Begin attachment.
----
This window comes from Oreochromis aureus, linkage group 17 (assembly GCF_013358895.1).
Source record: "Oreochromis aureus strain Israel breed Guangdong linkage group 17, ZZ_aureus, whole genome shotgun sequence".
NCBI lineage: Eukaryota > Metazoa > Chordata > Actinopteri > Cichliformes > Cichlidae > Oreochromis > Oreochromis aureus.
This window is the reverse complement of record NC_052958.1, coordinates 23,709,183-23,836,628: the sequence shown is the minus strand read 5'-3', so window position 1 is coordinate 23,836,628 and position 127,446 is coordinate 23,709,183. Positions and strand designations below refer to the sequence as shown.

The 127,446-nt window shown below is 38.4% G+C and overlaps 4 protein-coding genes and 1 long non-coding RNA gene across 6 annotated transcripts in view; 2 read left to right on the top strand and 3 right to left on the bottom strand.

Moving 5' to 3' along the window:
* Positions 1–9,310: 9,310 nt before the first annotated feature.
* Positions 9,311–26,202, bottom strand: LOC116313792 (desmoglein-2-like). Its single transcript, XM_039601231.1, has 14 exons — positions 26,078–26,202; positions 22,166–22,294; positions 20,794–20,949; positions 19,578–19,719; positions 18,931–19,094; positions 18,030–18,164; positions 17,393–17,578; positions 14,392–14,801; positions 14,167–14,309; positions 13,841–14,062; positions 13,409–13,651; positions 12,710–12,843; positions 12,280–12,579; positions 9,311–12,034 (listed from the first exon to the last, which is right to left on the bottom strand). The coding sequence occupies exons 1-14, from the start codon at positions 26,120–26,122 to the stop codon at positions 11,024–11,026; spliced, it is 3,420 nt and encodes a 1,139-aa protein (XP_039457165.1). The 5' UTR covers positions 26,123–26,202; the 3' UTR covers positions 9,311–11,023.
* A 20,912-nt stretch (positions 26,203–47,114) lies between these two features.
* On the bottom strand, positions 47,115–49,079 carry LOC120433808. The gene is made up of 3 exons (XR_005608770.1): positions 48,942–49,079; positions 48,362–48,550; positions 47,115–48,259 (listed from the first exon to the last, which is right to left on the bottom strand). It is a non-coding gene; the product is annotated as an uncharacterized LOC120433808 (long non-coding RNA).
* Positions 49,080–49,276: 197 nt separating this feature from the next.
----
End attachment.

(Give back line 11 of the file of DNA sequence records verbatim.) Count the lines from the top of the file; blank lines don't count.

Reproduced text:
* Positions 49,080–49,276: 197 nt separating this feature from the next.